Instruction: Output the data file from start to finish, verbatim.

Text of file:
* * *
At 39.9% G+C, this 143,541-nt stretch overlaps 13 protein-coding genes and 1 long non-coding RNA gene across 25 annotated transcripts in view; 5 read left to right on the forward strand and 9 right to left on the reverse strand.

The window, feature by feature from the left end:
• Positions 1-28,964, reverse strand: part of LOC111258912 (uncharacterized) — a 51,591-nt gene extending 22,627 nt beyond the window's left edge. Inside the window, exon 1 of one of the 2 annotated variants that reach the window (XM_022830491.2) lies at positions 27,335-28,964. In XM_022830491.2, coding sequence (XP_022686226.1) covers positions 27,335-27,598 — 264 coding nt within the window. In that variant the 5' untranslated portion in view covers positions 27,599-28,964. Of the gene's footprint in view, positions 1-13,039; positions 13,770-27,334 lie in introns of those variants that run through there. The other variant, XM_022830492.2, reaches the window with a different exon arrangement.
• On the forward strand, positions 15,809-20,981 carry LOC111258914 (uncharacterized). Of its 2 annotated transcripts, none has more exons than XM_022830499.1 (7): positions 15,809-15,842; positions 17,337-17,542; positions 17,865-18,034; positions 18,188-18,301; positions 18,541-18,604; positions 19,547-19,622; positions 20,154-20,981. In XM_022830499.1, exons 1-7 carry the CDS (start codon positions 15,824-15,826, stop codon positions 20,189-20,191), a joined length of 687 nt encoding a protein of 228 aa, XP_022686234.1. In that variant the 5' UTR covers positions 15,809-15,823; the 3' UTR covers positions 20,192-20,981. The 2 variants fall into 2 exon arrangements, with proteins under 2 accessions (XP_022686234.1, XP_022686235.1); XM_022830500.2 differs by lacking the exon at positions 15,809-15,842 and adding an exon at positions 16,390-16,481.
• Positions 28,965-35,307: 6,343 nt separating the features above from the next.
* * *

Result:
At 39.9% G+C, this 143,541-nt stretch overlaps 13 protein-coding genes and 1 long non-coding RNA gene across 25 annotated transcripts in view; 5 read left to right on the forward strand and 9 right to left on the reverse strand.

The window, feature by feature from the left end:
• Positions 1-28,964, reverse strand: part of LOC111258912 (uncharacterized) — a 51,591-nt gene extending 22,627 nt beyond the window's left edge. Inside the window, exon 1 of one of the 2 annotated variants that reach the window (XM_022830491.2) lies at positions 27,335-28,964. In XM_022830491.2, coding sequence (XP_022686226.1) covers positions 27,335-27,598 — 264 coding nt within the window. In that variant the 5' untranslated portion in view covers positions 27,599-28,964. Of the gene's footprint in view, positions 1-13,039; positions 13,770-27,334 lie in introns of those variants that run through there. The other variant, XM_022830492.2, reaches the window with a different exon arrangement.
• On the forward strand, positions 15,809-20,981 carry LOC111258914 (uncharacterized). Of its 2 annotated transcripts, none has more exons than XM_022830499.1 (7): positions 15,809-15,842; positions 17,337-17,542; positions 17,865-18,034; positions 18,188-18,301; positions 18,541-18,604; positions 19,547-19,622; positions 20,154-20,981. In XM_022830499.1, exons 1-7 carry the CDS (start codon positions 15,824-15,826, stop codon positions 20,189-20,191), a joined length of 687 nt encoding a protein of 228 aa, XP_022686234.1. In that variant the 5' UTR covers positions 15,809-15,823; the 3' UTR covers positions 20,192-20,981. The 2 variants fall into 2 exon arrangements, with proteins under 2 accessions (XP_022686234.1, XP_022686235.1); XM_022830500.2 differs by lacking the exon at positions 15,809-15,842 and adding an exon at positions 16,390-16,481.
• Positions 28,965-35,307: 6,343 nt separating the features above from the next.